Yeah, who can get along with someone who takes so little responsibility, and is always mad... .

All of this especially.  I think what is helping me get through this the most is realizing that we had a finite amount of time together starting at day one.  It didn't seem that way at the time but now I know that I was never going to be able to build myself back up on that pedestal.  Each little thing I did that showed her we weren't enmeshed/"on the same page" was a knock against me.  It was always only a matter of time before I did enough things to make her leave (because apparently, I'm the type that doesn't leave - something I've clearly got to figure out).

And even now I wonder, what else does she think is out there?  I know I can't concern myself with this nonsense but jeez the guilt is a B to get rid of.
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« Reply #37 on: November 30, 2014, 12:13:09 AM »

She walked out and wanted to separate, I didn't.  But guess who does the research and gets the paperwork drawn up and divvies everything up?  This guy.  How does that make any sense whatsoever?  

My wife left in june. She would "hand me the papers" as regards the divorce and was very confident about how much money she would get out of the house the was rightfully hers.

I meet her twice a week since we have shared custody of our daughter, and she doesn't mention either the divorce or the house. It's starting to become ridiculous and she is clearly waiting for me to take the initiative. I'm not comfortable about doing this since she was the one to leave.

Are you hoping for reconciliation? Are you hoping for her to come around?  Believe me, I wasn't comfortable about handling it either.  Sitting in the lawyers office to draw up separation papers for a divorce I didn't want is one of the most surreal and awkward situations I've ever been in.  But at least it ended up giving me peace of mind regarding the house, assets, and finances.  I'm not going to be in financial shambles, at least.
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« Reply #38 on: November 30, 2014, 01:09:11 AM »

Don't shoot me guys. Sometimes I wish I would have an attempted recycle. At least that wouldn't make me feel as sad as I do, where it seemingly is like those 16 months together didn't mean a damn thing. Like I never existed. It hurts. I should, and am,thankful that there's been no contact,but every now and again,I wonder if I'm ever thought of, or mattered.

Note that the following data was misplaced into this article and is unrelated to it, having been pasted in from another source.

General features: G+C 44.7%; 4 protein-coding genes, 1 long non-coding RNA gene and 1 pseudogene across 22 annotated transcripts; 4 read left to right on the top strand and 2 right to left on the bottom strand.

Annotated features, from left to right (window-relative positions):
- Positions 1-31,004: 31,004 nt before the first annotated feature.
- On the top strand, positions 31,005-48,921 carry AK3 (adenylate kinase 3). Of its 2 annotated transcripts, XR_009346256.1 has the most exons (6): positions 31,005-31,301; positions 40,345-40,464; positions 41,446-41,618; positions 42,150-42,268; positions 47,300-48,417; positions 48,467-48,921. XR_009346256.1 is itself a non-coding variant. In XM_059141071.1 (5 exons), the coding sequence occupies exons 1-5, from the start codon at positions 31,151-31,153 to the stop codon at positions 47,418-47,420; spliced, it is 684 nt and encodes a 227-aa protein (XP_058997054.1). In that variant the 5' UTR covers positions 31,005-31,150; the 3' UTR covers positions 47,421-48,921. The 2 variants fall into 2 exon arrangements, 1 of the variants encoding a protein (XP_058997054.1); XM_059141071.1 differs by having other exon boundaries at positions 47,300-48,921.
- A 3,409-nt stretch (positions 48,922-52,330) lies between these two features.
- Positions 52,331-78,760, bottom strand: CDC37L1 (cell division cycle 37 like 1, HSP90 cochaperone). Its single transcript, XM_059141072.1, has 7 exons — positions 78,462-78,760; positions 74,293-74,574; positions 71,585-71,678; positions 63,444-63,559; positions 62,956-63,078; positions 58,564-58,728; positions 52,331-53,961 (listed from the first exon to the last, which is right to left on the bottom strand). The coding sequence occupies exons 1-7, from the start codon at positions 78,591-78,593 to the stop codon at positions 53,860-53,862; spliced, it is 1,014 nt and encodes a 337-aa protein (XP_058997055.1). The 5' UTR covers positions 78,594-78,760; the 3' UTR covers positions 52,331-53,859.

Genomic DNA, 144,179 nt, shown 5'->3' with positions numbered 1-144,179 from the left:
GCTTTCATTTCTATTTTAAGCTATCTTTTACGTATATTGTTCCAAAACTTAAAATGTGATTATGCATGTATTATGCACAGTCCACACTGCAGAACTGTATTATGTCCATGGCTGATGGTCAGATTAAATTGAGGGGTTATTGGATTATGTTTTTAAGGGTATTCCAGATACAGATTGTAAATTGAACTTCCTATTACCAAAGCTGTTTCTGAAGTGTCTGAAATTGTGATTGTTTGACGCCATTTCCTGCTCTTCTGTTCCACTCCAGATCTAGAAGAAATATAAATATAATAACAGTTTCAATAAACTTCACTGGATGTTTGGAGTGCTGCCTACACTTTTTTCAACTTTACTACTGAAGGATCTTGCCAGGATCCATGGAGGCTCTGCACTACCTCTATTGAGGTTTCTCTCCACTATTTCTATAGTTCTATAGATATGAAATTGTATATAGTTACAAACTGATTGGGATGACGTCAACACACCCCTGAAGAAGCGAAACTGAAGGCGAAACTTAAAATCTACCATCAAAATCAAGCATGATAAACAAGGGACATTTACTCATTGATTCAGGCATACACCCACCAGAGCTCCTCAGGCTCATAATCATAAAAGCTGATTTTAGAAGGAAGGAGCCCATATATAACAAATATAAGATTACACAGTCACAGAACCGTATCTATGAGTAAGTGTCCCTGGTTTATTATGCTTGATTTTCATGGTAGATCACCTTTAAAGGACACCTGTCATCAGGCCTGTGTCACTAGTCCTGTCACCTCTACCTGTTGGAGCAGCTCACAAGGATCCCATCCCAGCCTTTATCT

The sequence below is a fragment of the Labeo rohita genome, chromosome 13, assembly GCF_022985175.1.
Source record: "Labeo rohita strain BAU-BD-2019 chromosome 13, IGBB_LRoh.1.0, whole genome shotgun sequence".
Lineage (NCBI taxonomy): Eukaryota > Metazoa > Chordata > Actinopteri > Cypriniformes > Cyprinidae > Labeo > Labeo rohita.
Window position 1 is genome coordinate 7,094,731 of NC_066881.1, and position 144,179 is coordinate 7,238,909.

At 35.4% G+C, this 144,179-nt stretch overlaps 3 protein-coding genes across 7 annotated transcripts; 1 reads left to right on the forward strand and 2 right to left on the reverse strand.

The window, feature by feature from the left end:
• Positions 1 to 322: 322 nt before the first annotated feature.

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« Reply #39 on: November 30, 2014, 01:21:52 AM »

Don't shoot me guys. Sometimes I wish I would have an attempted recycle. At least that wouldn't make me feel as sad as I do, where it seemingly is like those 16 months together didn't mean a damn thing. Like I never existed. It hurts. I should, and am,thankful that there's been no contact,but every now and again,I wonder if I'm ever thought of, or mattered.

All recycling does is makes it worse trust me.

My recycle cost me my job,  lost me most of the few friends I had left and has just prolonged my agony.  There's no good can come of it.
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« Reply #40 on: November 30, 2014, 01:39:15 AM »

hergestridge: Its interesting you said your ex was pleasant during her pregnancy. Mine was an absolute angel during hers, and we had problems even before that. I always wondered if all the hormones during the pregnancy that normally affect women and make them unstable, somehow makes them extremely stable.
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« Reply #41 on: November 30, 2014, 01:59:00 AM »

Well in that case I was devalued after about 2 weeks, nothing I ever did was good enough, the only thing she didn't devalue me on was my face, she was obsessed with my face, and it seemed to be the only reason she was

That's quick! I don't think I've gone on even a 3rd date with anyone that quickly
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« Reply #42 on: November 30, 2014, 02:08:07 AM »

Excerpt
For this poll I'm saying when the idolizing stopped, the mask came off, and the pedestal was kicked out from under you.

Yip, that sounds about right. The moment you stop worshipping this dysfunctional god, try getting into a normal relationship and need some support. That is when the wheels come off. You not supposed to expect anything in return. You must just be a constant supply to their needs. Unconditionally.

Now I feel glad I had a birthday during the idolizing phase. Although she did postpone our celebration bc she couldn't get her ___ together by my b-day. I can't imagine what crap would have happened 2 months later.